F.E.C. 146. Japanese whaling.
Reference United States aide-memoire, our F.E.C. 145.
A further protest to the State Department, even in the strongest terms, is unlikely to cause reversal of decision to authorize this expedition. We understand that some senior officials in the State Department were very sympathetic to our position but they have been overruled by General MacArthur who has taken a very strong stand. Two further courses appear to be open- (a) To force the United States to veto in F.E.C. a policy which would prevent Japanese whaling in Antarctic. Australia, New Zealand, and the United Kingdom are supporting the paper on Japanese whaling, which will probably come before F.E.C. on 19th June. So far we have received support from all other countries but support of some of these might weaken at the last moment. I do not know whether you wish to force the veto on this issue.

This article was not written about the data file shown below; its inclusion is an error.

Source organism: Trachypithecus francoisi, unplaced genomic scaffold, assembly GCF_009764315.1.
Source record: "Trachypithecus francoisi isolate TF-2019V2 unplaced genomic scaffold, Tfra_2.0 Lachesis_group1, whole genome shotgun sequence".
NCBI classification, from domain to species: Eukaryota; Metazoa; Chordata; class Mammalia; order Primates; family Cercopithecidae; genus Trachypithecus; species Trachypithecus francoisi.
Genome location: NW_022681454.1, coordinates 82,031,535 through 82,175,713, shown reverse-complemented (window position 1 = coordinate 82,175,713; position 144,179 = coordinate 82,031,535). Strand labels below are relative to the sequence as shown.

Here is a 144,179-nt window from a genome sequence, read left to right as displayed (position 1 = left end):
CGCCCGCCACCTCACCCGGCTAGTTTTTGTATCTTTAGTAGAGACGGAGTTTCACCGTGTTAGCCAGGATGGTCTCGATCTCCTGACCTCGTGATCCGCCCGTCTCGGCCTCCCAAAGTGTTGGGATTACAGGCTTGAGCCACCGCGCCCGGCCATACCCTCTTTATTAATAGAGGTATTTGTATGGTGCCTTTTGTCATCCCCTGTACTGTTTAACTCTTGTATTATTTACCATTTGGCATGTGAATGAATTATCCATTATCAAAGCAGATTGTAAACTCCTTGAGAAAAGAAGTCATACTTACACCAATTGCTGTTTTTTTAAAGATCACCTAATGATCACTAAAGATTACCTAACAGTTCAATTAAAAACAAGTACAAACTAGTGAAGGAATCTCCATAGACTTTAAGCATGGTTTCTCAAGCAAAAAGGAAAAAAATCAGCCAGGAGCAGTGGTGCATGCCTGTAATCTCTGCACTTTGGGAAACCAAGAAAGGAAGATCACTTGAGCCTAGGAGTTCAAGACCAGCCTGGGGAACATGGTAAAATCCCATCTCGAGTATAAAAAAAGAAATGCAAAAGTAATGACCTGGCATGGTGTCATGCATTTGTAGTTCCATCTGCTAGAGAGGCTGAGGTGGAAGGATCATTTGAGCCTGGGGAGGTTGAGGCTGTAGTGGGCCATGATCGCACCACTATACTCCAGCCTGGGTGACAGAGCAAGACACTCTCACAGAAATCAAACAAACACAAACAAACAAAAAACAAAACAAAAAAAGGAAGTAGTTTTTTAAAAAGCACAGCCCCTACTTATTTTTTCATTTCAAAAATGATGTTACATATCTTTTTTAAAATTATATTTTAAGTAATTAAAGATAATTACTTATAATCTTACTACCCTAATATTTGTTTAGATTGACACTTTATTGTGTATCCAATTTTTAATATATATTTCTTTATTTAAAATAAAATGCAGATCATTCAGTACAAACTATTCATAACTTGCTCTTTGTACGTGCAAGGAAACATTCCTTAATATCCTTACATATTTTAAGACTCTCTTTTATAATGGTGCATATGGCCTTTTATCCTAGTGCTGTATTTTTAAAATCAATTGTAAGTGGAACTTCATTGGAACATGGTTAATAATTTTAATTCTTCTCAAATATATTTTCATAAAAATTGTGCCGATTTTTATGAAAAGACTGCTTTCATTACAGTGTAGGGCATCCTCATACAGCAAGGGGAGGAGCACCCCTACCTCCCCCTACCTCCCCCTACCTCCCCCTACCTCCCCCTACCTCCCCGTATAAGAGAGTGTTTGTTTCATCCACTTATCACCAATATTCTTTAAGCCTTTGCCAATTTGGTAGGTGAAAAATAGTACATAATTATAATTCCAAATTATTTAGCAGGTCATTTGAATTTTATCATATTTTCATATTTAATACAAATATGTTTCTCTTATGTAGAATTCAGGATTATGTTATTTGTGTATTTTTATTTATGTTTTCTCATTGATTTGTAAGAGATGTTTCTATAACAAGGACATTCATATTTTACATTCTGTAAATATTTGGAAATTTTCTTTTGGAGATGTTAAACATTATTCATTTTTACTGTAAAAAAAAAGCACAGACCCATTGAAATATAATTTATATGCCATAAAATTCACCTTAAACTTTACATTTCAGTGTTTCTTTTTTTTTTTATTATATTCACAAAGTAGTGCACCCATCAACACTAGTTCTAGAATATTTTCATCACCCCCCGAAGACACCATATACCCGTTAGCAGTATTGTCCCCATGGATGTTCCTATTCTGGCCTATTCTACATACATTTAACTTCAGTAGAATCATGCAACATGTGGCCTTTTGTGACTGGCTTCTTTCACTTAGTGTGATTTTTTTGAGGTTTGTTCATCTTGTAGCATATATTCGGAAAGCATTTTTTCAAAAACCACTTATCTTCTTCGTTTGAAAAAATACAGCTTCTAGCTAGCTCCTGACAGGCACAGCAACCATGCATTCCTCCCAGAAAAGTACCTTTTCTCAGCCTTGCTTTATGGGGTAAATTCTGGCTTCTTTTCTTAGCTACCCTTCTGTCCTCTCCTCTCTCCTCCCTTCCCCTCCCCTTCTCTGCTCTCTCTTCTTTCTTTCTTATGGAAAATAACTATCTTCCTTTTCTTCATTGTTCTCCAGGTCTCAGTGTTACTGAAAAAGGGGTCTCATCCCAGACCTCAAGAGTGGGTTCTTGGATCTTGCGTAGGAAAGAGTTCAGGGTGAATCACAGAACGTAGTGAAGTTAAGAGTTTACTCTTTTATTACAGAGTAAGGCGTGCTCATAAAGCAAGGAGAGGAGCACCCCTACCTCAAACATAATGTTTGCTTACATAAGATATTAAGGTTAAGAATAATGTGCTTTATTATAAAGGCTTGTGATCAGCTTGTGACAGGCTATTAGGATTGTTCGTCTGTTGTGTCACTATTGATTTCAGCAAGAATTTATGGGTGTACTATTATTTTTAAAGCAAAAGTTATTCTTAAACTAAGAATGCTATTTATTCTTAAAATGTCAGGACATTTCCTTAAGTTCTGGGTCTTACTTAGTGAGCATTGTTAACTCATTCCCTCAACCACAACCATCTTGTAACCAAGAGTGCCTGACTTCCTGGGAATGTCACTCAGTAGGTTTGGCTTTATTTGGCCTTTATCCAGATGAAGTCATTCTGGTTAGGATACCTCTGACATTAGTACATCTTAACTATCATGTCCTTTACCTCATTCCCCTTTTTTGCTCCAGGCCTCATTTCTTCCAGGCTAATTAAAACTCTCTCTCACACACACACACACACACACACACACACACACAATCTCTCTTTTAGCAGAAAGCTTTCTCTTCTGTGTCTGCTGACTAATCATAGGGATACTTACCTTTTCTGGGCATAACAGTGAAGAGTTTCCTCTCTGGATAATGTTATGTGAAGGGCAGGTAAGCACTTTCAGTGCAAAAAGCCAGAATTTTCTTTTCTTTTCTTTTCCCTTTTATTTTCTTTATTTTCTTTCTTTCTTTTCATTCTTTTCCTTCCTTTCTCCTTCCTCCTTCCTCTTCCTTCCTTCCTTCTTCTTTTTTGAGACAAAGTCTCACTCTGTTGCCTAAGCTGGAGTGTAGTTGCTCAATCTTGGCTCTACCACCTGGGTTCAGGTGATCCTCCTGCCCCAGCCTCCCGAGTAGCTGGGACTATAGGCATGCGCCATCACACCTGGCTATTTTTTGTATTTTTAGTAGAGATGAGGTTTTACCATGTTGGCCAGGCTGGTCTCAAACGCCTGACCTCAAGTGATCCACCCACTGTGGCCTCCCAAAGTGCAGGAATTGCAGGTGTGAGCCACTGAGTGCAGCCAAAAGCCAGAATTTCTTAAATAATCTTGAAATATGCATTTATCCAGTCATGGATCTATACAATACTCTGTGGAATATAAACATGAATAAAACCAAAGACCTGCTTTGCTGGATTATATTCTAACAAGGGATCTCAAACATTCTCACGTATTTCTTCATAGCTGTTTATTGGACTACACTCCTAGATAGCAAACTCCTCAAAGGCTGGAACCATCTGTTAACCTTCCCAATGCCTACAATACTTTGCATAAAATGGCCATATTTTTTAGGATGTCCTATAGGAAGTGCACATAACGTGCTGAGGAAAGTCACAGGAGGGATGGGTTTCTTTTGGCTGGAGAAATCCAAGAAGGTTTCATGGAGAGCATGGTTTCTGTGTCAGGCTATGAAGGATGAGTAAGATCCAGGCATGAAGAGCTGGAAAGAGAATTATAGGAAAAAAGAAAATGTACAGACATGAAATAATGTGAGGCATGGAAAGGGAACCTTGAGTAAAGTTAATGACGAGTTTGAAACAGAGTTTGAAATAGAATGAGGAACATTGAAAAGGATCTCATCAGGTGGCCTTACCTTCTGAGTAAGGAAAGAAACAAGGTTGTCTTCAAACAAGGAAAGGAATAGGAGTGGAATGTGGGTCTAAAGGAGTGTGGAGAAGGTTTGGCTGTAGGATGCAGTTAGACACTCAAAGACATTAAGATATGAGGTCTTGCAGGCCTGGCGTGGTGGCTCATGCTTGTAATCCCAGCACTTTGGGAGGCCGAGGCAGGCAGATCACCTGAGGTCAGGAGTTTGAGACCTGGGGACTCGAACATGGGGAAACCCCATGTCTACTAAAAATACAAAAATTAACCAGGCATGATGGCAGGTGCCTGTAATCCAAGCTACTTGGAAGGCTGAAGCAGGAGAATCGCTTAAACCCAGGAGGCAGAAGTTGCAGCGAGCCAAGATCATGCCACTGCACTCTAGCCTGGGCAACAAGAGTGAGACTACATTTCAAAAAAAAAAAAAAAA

(b) To seek arrangements whereby ships would be turned over to Australia immediately, possibly as interim reparations, and for Australia in return to supply oil and perhaps whale meat to Japan under arrangements agreed upon with U.S.A., probably as essential imports receiving priority as occupation costs, like similar imports from America. (U.S.A. does not expect to be paid 100 percent for this and will possibly receive much less). We have had informal preliminary talks with American officials along these lines, but have met with very little encouragement, and have, naturally, not done anything concrete or detailed without reference to you. The Americans tend to feel that any such arrangements would take too long to work out and that difficulties might arise with other countries such as Russia, which might be interested in a similar arrangement.
If any formal proposals of this nature were made, their best chance of success would be if proposed jointly with the United Kingdom.